Format

Send to

Choose Destination
Psychosom Med. 2013 May;75(4):397-403. doi: 10.1097/PSY.0b013e31828c4524. Epub 2013 Apr 10.

The effect of a primary sexual reward manipulation on cortisol responses to psychosocial stress in men.

Author information

1
Department of Psychology, Carnegie Mellon University, 5000 Forbes Ave., Pittsburgh, PA, USA. creswell@cmu.edu

Abstract

OBJECTIVE:

Although previous research provides evidence for the role of rewarding activities in reducing hypothalamic-pituitary-adrenal axis responses to stress, no studies have tested whether rewards can buffer cortisol responses in humans undergoing social stressors.

METHOD:

This study experimentally investigated whether viewing appetitive rewarding pictures reduces cortisol responses to an acute stress challenge. Fifty-four heterosexual men were randomly assigned to view either mildly erotic (reward) or neutral images (control) of mixed-sex couples before completing the Trier Social Stress Test (TSST).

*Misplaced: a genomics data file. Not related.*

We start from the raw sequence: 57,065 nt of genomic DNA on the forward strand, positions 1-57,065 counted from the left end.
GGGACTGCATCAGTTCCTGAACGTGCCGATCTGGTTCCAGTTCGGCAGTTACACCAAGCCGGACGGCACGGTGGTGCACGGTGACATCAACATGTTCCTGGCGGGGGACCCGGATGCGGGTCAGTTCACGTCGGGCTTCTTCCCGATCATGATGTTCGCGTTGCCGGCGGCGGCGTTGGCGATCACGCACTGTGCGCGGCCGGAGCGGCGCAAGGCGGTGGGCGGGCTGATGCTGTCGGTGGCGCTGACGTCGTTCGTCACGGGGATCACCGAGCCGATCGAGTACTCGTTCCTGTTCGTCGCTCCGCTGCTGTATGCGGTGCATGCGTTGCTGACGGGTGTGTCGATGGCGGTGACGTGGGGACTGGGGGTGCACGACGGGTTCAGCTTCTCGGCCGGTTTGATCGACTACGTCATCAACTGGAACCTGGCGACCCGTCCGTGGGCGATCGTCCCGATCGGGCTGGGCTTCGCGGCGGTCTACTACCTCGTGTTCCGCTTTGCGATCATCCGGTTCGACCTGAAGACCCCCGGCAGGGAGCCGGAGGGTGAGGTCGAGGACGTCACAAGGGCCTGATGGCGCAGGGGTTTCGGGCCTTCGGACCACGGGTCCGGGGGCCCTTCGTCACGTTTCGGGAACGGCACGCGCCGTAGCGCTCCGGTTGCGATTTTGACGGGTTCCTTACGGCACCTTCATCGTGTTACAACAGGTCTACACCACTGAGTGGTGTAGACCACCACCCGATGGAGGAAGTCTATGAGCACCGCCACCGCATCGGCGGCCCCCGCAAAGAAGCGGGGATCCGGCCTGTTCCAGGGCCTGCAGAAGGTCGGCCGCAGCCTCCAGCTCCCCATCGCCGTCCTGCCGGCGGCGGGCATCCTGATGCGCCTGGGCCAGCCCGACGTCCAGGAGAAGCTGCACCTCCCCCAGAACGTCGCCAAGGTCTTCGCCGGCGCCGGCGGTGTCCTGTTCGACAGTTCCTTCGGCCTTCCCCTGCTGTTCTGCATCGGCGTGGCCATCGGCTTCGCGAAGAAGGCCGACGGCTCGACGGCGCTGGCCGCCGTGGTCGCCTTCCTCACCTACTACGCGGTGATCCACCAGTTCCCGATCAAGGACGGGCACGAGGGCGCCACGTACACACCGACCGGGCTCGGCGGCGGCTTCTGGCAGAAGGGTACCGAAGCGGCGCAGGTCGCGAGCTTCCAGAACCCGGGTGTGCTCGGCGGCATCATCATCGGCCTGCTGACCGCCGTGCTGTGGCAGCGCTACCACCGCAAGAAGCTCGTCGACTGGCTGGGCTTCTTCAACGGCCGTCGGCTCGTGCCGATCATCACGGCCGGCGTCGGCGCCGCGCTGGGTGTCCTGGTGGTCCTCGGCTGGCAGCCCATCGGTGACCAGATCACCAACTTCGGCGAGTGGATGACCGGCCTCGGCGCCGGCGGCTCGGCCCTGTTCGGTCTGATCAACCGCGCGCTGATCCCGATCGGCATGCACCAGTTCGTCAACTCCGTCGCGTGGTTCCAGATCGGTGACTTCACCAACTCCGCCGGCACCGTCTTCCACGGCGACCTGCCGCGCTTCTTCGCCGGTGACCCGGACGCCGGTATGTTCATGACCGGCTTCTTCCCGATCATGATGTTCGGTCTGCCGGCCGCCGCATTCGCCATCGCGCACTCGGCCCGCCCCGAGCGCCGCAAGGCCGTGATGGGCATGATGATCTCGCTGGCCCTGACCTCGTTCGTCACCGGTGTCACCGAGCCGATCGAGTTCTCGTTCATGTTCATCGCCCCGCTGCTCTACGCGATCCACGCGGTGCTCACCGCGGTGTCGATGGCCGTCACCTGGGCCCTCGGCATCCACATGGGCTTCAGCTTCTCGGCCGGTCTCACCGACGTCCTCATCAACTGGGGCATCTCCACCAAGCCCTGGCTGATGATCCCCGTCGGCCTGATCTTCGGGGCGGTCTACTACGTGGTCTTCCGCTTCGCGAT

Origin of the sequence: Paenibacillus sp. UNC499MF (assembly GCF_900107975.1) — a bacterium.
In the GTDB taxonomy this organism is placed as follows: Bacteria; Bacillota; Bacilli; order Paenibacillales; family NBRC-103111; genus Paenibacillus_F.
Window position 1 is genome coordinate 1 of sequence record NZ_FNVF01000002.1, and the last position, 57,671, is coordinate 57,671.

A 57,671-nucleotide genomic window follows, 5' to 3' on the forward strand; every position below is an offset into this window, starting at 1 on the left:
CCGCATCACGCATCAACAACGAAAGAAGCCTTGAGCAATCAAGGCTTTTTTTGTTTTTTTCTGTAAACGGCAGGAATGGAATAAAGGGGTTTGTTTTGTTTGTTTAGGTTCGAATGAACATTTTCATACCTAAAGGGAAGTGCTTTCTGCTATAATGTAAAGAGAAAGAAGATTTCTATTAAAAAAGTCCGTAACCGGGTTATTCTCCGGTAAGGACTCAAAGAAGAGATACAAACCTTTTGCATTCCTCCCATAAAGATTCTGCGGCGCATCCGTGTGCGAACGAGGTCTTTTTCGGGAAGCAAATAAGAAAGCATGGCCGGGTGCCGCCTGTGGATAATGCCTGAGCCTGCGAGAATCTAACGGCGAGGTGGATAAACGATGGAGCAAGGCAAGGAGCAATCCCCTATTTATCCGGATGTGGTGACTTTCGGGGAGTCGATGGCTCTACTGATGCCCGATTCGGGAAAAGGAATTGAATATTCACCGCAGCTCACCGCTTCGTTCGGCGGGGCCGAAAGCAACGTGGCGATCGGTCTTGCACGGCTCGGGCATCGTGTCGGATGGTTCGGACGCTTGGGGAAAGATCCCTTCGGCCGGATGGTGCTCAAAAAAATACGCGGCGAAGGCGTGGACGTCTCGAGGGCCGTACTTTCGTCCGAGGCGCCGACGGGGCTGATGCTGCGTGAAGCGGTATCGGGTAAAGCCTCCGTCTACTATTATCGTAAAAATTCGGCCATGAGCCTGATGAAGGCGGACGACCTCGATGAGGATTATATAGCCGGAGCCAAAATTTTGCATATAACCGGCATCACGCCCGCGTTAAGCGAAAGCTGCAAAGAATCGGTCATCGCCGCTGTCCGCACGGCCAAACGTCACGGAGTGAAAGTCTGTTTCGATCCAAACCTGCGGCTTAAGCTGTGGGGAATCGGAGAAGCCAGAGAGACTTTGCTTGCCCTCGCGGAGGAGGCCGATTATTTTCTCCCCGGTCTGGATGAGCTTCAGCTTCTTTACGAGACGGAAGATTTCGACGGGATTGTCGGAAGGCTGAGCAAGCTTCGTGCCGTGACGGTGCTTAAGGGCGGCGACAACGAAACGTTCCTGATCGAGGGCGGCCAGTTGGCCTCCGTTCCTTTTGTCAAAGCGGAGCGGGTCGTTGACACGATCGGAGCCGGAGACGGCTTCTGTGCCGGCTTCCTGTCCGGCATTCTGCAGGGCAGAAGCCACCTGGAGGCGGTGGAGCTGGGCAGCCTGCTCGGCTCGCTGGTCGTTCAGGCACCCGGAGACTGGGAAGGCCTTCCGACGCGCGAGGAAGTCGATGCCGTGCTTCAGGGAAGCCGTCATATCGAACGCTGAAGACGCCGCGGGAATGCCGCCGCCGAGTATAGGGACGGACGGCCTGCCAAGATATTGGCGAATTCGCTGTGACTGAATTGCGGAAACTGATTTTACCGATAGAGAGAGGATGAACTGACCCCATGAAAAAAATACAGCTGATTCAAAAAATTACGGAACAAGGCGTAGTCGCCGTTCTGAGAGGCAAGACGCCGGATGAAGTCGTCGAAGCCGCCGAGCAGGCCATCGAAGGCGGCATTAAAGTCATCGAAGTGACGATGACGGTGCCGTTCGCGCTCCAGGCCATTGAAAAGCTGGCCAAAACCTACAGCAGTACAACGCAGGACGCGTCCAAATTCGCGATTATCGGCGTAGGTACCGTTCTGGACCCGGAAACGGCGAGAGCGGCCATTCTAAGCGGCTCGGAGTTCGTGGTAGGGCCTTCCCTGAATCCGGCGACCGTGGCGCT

RESULTS:

Participants in the reward condition had significantly lower area-under-the-curve cortisol reactivity to the TSST (mean [M] = 363.46) in comparison with participants in the control group (M = 807.06; F(1,46) = 4.84, p = .033, η(2) = 0.095). Reward participants also had improved cognitive performance on the math portion of the TSST (M = 20.74) in comparison with control participants (M = 13.82; F(44) = 5.44, p = .024, η(2) = 0.11). The stress-buffering effects of reward were specific to hypothalamic-pituitary-adrenal axis reactivity: the reward and control groups did not differ on psychological perceptions of anticipatory or poststress perceptions, heart rate, or blood pressure responses.

CONCLUSIONS:

This research provides the first evidence linking the experience of reward with reduced stress reactivity in humans and suggests a potential novel reward pathway for coping under stress.

KEYWORDS:

HPA axis; Trier Social Stress Test; reward; stress

PMID:
23576768
DOI:
10.1097/PSY.0b013e31828c4524
[Indexed for MEDLINE]

Supplemental Content

Full text links

Icon for Wolters Kluwer
Loading ...
Support Center